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How David Gantt Sent Bus Cameras to Defeat in Albany

12:12 PM EDT on June 27, 2008

With last week's bus camera vote in Albany inspiring calls for Mayor Bloomberg to engage in civil disobedience, Streetsblog has been taking a closer look at how Assembly transportation committee chairman David Gantt was able to bring down a bill that reportedly enjoyed majority support among his members and won approval in the New York City Council by a 40 to 7 vote.

Recall that the bill, critical to the success of the city's Bus Rapid Transit plans, was scheduled by Gantt for a motion to hold, meaning that a "Yes" vote would table the bill. In the official roll call, six co-sponsors of the bill were recorded as having voted "Yes," essentially killing legislation they had earlier endorsed. This drew the attention of the Times, which questioned whether Gantt had influenced the votes of committee members.

While Gantt told the Times he doesn't go around "breaking people's arms," multiple sources familiar with the vote told Streetsblog that some co-sponsors sided against bus cameras in order to preserve
their relationship with the chair.

The rest of the story indicates why a committee member would want to stay in good standing with Gantt.

The vote that decided the fate of bus cameras was not held during a regularly scheduled transportation committee meeting. Instead, the meeting was announced on the Assembly floor and took place immediately, in a room called the Assembly parlor. (The usual spot is the Speaker's conference room.) The suddenness of the meeting and the unexpected location may explain why some committee members arrived late, missing the initial, binding show of hands, which sources referred to as the public vote. As we reported last week, while the official tally read 14-11, several members were absent during the public vote, meaning their votes were automatically counted as "Yes."

One Assembly member asserted that "not everyone can be everywhere at the
same time" during the blitz of activity at the end of each legislative
session. Another source disagreed, saying that members should always be able to make committee votes. It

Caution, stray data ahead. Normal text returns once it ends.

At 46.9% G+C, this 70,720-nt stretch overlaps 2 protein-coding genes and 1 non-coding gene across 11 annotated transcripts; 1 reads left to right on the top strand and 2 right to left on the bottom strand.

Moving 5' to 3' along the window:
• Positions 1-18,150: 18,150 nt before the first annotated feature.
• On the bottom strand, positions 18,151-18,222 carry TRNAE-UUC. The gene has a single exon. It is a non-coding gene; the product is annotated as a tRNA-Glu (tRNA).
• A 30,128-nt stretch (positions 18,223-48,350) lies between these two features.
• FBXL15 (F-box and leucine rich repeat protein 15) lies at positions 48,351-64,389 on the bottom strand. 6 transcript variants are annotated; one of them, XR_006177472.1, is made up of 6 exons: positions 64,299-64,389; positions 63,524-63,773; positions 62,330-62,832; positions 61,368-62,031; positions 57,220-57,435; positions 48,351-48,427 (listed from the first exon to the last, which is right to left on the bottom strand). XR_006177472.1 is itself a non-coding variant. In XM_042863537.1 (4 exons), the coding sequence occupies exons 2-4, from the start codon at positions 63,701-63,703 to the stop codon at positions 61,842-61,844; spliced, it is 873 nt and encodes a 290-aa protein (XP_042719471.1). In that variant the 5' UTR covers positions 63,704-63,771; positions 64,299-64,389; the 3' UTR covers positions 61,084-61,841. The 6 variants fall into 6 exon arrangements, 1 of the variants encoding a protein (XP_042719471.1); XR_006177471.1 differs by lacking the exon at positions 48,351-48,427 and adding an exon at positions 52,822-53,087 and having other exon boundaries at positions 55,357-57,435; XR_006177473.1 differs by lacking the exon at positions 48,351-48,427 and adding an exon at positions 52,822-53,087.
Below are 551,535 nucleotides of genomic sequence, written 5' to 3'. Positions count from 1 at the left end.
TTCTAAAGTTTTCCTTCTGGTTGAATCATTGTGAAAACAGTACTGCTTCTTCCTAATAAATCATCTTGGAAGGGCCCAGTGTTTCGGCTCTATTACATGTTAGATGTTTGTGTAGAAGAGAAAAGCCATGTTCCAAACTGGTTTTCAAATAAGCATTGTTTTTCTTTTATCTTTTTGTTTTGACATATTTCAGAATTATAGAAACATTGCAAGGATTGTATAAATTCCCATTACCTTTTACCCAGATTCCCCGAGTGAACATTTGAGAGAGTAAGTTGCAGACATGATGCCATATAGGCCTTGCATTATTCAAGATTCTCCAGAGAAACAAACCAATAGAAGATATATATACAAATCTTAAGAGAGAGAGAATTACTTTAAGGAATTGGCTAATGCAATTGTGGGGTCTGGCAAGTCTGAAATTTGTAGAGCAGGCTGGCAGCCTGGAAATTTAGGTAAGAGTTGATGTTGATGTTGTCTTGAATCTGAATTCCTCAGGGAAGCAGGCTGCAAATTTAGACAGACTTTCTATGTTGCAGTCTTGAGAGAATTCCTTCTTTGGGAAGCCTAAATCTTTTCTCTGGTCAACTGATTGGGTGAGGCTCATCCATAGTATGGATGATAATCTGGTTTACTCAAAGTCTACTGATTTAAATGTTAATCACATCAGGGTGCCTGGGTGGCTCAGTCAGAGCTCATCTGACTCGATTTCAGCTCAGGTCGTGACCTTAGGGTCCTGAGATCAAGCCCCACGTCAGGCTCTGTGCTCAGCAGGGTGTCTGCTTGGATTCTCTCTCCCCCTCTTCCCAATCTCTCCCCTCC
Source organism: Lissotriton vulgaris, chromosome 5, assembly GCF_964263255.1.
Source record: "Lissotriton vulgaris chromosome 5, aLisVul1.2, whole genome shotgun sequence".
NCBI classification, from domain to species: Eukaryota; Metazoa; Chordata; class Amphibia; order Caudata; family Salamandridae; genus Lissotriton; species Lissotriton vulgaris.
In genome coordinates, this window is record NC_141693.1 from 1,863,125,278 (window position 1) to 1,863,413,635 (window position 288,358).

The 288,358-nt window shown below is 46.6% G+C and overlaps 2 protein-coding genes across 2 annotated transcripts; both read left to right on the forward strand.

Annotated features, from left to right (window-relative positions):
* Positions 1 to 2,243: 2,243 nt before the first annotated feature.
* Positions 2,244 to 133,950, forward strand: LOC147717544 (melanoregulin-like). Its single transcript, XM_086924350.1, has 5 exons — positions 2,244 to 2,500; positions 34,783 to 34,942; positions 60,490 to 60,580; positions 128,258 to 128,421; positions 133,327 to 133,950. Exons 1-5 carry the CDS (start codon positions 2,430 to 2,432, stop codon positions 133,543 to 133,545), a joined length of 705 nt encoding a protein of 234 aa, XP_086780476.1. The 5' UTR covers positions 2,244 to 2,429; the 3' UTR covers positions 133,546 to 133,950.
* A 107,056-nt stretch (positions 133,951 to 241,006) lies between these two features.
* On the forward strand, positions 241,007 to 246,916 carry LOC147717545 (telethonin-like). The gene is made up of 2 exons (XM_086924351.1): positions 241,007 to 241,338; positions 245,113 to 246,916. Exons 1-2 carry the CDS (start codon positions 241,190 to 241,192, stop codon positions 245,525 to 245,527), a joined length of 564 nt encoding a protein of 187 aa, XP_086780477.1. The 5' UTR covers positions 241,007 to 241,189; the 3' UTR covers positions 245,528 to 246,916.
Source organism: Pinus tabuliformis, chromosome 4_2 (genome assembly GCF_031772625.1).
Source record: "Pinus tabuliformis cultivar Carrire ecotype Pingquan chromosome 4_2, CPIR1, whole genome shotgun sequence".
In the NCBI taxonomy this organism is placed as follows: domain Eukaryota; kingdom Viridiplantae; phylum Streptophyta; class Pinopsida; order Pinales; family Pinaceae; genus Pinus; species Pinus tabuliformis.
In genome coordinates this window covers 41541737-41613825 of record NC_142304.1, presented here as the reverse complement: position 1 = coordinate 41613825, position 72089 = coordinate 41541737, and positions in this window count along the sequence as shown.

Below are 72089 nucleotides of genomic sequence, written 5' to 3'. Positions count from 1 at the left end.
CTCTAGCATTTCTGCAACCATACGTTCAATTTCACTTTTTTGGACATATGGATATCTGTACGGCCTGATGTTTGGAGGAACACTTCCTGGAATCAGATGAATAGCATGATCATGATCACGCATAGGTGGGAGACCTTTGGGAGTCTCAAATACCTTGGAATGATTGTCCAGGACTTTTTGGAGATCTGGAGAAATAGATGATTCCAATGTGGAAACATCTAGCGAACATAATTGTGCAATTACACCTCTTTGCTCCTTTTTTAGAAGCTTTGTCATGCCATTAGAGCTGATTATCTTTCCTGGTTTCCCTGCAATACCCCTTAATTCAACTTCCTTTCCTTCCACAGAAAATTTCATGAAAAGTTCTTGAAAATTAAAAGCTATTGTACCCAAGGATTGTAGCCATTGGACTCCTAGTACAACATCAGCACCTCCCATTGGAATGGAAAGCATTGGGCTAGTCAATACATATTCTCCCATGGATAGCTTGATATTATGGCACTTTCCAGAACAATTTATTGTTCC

is possible, given the slim margin of the vote, that the outcome could
have swung in the other direction had the public vote been held
while the full committee was present.

Multiple sources told Streetsblog that two committee members not present for the public vote -- Sam Hoyt of Buffalo and Marc Alessi of Suffolk -- supported the bus camera legislation, but had their votes tallied against it. In Hoyt's telling, he was attending another meeting when the transportation committee meeting was called. By the time he arrived at the Assembly parlor, the public vote had already happened. Hoyt says he was unaware that the bus camera vote was on the agenda.

"I voted with the chair, and with the confusion, that meant that it was counter to my wishes of supporting the cameras," said Hoyt, who has had his own bill for Buffalo red-light cameras blocked by Gantt. "I was a sponsor of the bill. Had I known in advance that it was going to be on the agenda, and had I known the time of the meeting... chances are I would have voted against the chair." Alessi did not return requests for comment.

Hoyt sponsored a bill this session dealing with industrial development agencies, and, according to a source who observed the meeting, after the public vote, Gantt told him, "I voted for your shitty IDA bill, you're voting for this." Hoyt said he did not recall the exchange. Gantt has not returned calls to his legislative office or district office for comment on this story.

Sources who were at the capitol last week also report that the names on the official roll call differed from the show-of-hands public vote because Gantt allowed two committee members to save face. Two members who voted against tabling the bill during the public vote were scolded by Gantt, and are recorded in the roll call as having voted for the hold. This enabled two other members, who at first voted in favor of tabling the bill, to then be recorded as having voted against it, and appear in the roll call as supporters of bus lane enforcement. The initial 14-11 public tally remained the same.

That Gantt was able to engineer a swap of votes between committee members may indicate that the outcome was not in doubt after all, at least from the chair's point of view.

Advocates who pulled Gantt aside before the vote told Streetsblog that he expressed little interest in hearing their case. Instead, they said he reiterated his objection to bus cameras due to the supposed invasion of privacy. The New York Civil Liberties Union helped craft the bill's language and signed off on the revised version.

Gantt's handling of the bus camera vote has been singled out as particularly undemocratic, even by Albany's low-ranking standards. "This vote is not indicative of the way that chairs run things in
this institution," said one source familiar with the workings of the Assembly. "What's going on here is not the norm. The vast
majority of chairs would be willing to hold a vote on a bill that
they disagree with and let it pass."

Correction: This piece originally ran with an incorrectly transcribed quote from Assemblyman Sam Hoyt. The quote has been amended to accurately read "...chances are I would have voted against the chair."

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